For pathological reasons I suspect I probably will never encounter another piece of writing on tomatoes that surpasses the satisfaction I received from Whiteside’s piece, but that hunt has led to me taking up Arthur Allen’s enticing Ripe: The Search for the Perfect Tomato (Counterpoint). Though there is a bit of zealotry (zealousness) and golly-gee about his approach to this subject, as exhibited in this exchange:
Do you like tomatoes any more or less than when you started working on Ripe?Allen does amass a notable and enjoyable array of facts and references about the seeded succulent, and reaches across a vast geography to mention La Tomatina, one of the wackier human celebrations on the planet, as well as also charting the ascension of the tomato in various national cuisines and discussing the biology of tomato breeding. Allen also points out:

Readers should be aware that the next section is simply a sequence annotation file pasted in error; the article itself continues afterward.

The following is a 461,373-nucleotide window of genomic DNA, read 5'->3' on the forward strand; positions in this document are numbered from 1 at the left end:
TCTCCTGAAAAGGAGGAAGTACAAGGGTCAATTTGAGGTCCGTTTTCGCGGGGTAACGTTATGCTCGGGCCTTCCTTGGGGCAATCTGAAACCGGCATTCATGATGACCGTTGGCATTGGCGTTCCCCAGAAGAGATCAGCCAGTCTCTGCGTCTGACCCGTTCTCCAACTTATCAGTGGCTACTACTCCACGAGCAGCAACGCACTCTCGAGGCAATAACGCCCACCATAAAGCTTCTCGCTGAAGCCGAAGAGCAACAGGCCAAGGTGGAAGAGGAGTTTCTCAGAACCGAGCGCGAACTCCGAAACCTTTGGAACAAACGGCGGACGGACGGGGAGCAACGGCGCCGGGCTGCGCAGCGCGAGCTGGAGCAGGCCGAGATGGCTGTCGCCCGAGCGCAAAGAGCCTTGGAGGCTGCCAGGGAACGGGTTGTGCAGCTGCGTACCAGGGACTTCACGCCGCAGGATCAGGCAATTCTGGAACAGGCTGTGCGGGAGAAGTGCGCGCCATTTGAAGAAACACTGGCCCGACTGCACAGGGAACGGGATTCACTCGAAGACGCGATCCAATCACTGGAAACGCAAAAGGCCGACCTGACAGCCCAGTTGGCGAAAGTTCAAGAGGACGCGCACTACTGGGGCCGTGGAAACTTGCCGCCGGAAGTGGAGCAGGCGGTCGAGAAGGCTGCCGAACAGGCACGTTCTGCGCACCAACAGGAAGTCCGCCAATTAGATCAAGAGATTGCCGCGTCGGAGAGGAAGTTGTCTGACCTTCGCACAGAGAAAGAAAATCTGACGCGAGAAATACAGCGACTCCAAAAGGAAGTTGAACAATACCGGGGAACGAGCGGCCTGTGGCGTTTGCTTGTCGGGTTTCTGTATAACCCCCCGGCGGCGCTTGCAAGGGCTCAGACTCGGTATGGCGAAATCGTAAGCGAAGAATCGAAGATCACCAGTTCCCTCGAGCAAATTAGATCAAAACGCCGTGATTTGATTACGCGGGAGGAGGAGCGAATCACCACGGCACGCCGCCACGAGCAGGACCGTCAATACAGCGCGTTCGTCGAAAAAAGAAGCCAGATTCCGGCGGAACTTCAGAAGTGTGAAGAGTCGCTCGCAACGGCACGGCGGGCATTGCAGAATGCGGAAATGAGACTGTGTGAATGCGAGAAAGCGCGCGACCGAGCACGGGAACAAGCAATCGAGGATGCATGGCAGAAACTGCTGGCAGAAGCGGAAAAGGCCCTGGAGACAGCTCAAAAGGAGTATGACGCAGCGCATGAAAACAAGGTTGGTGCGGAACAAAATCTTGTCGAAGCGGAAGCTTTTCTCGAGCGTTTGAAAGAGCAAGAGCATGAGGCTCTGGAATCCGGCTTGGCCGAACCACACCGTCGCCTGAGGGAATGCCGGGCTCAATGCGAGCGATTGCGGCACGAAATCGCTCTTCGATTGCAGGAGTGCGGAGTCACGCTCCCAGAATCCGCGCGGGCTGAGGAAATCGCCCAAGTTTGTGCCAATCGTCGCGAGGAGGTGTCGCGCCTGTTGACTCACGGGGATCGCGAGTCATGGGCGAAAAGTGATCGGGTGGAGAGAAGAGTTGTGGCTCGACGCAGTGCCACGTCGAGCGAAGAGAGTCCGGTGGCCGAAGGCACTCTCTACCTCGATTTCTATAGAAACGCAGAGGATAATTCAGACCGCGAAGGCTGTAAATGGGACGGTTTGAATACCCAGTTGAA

You know, I’ve noticed there are greenhouse tomatoes in the off-season that in my humble opinion are pretty good. I like Camparis, which are from a Dutch seed company called Enza Zaden. They’re quite sweet and have Japanese seed stock in them. I think small Splendidos are quite gooddamn good for a supermarket tomato. I’m ashamed to admit they are almost as good as Sun Golds.
We humans have come to be cruel taskmasters of the tomato. We want it to leave its vine and go places. The average tomato consumed in America, according to a study conducted by Adel Kader at the University of California at Davis in the 1980s, moves 1,028 times from when it is picked on a Sinalao ranch to when it turns up in a Los Angeles supermarket. For some purists, the answer is not to eat tomatoes unless they are grown nearby. But many people would like to eat tomatoes out of season and would rather eat one grown halfway around the world than not eat one at all. There may be questions of the environmental impact of this goal, but there are also wholesome reasons to eat tomatoes year around.